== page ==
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Gini index = 0 refers to an economy where gross income has been redistributed so that all income earners in the United States received the same income, equal to the most current measure of the mean (not median) personal income in the United States. That is, the aggregate personal income will remain unchanged.

We'll assume the Federal income tax brackets remain the same as in 2015.

Given the above assumptions, will Federal tax revenue increase or decrease compared with the present day income distribution, and by how much?

Bonus question: Is there an optimal distribution of gross incomes in the United States working population that maximizes Federal income taxes?

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  • $\begingroup$ This depends completely on how the gross income was redistributed. E.g. if it was redistributed after via additional taxes and subsidies in such a way as to leave the net tax income on a level equal to the 2015 level it would be unchanged. If you achieve redistribution by reallocating jobs, assets, etc. then it depends on how you do that, etc. So right now there is no clear answer to this question. (Perhaps with a lot of additional details there may be one.) $\endgroup$ – Giskard Aug 17 '16 at 20:23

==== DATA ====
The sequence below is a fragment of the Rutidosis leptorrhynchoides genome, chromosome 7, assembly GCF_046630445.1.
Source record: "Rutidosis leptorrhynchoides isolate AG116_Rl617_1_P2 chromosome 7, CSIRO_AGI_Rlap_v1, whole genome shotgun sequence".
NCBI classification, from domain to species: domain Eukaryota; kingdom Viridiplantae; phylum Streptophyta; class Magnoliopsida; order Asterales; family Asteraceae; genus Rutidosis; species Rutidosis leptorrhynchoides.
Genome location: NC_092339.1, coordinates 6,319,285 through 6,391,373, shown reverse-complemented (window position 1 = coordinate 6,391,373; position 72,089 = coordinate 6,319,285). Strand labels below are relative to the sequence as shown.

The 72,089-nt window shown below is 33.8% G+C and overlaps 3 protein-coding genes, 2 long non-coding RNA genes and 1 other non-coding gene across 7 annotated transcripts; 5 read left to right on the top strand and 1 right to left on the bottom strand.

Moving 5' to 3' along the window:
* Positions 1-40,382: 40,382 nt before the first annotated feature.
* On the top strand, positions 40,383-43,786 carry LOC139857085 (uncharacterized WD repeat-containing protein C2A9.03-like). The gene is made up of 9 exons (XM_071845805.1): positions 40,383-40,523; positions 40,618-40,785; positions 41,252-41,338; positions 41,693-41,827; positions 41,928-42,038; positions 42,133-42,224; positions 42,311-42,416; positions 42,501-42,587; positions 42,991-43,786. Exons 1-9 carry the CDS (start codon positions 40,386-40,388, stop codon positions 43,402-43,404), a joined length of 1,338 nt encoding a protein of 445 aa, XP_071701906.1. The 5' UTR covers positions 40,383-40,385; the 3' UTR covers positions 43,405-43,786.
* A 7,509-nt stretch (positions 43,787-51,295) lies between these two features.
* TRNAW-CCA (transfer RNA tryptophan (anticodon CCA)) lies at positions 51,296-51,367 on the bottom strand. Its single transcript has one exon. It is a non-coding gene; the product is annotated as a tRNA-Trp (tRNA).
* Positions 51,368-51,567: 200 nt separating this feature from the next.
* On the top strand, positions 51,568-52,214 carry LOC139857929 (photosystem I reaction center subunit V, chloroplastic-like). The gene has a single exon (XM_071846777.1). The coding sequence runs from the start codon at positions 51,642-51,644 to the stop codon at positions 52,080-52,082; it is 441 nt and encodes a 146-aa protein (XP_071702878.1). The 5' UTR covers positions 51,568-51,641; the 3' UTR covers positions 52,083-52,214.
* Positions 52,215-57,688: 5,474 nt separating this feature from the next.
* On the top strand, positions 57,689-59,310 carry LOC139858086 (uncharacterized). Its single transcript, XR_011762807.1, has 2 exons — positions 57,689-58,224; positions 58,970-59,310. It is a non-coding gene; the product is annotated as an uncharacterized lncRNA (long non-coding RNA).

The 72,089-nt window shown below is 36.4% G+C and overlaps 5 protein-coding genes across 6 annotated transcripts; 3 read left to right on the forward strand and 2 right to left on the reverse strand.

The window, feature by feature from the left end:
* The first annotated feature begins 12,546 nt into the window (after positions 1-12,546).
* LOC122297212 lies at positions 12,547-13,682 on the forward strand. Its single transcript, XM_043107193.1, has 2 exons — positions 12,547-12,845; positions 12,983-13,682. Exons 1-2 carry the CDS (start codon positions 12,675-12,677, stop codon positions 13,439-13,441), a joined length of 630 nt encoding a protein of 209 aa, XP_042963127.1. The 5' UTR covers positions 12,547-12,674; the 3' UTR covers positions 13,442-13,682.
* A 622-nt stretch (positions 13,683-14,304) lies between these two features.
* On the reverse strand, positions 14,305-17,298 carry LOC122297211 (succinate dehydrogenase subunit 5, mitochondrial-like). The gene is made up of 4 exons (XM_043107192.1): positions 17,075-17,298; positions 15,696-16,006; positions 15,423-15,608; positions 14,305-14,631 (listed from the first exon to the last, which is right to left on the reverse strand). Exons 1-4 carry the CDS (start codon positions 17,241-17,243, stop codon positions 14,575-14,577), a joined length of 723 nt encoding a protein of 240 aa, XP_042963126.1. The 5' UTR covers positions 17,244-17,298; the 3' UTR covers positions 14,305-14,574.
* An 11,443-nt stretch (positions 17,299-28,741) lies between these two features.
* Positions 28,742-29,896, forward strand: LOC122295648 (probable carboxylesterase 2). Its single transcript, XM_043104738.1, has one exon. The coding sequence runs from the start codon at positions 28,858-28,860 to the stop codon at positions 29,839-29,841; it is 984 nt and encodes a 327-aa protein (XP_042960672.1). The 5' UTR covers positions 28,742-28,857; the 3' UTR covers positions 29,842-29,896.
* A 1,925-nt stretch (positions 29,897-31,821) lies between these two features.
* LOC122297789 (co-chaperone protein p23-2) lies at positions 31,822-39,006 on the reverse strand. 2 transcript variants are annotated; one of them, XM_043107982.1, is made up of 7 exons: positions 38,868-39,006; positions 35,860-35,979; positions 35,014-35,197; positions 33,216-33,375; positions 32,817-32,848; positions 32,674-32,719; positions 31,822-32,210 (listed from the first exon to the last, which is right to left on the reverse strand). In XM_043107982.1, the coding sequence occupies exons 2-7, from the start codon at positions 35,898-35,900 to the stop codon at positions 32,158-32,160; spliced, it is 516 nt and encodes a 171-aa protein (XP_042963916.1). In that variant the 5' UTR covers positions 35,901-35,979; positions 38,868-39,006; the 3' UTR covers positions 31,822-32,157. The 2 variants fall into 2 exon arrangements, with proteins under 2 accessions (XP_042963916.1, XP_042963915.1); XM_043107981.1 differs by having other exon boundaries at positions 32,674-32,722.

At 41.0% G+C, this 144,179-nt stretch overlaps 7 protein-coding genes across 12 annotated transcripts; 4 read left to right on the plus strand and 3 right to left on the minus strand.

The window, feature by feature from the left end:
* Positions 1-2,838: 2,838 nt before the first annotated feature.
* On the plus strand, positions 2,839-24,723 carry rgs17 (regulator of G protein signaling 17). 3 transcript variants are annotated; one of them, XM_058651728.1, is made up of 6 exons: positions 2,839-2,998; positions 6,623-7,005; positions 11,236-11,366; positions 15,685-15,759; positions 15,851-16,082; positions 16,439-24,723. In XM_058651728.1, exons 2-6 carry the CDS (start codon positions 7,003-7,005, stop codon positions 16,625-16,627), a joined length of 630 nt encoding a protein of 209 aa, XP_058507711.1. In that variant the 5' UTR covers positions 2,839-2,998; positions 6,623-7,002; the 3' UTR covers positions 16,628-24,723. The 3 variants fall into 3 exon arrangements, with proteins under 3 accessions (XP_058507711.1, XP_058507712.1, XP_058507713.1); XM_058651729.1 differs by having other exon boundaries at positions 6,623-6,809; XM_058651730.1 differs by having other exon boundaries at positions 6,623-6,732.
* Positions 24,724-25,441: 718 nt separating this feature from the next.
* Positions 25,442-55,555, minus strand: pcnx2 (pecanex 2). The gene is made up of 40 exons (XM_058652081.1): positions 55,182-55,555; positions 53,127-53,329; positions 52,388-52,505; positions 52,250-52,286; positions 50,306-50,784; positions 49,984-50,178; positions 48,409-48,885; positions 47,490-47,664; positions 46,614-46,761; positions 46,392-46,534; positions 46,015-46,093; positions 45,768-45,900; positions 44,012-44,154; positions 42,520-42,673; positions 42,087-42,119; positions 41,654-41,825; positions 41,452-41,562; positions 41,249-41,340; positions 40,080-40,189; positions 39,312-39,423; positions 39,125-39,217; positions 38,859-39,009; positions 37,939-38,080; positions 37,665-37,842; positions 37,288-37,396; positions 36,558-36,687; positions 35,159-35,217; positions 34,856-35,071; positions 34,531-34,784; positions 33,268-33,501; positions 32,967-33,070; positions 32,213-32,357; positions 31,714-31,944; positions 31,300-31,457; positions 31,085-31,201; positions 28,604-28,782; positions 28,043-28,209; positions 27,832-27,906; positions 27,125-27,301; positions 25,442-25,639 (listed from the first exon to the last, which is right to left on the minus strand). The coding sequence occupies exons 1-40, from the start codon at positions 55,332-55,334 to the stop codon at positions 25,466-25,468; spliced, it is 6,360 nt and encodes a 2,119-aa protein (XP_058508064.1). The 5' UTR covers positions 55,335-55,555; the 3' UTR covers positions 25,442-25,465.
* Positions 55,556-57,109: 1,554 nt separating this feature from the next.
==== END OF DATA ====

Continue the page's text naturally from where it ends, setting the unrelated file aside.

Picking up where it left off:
• $\begingroup$ @denesp Right, I've purposefully left the method of income redistribution unspecified, although we can assume it isn't via higher taxes on the rich. Basically, I'm curious if in an "ideal" economy where there is no income disparity, with all other things being held equal, how would the tax revenue change? Certainly many more low income people would be lifted into higher income tax brackets (= more tax revenue), but we'd also see a smaller number of extremely wealthy individuals who are now in lower tax brackets (= less tax revenue). $\endgroup$ – RobertF Aug 17 '16 at 20:40
  • $\begingroup$ I see. So hypothetical country which has a Gini index of 0, aggregate income equal to the US and the same tax brackets. Question: How is tax revenue in this country compared to the US. $\endgroup$ – Giskard Aug 17 '16 at 21:22

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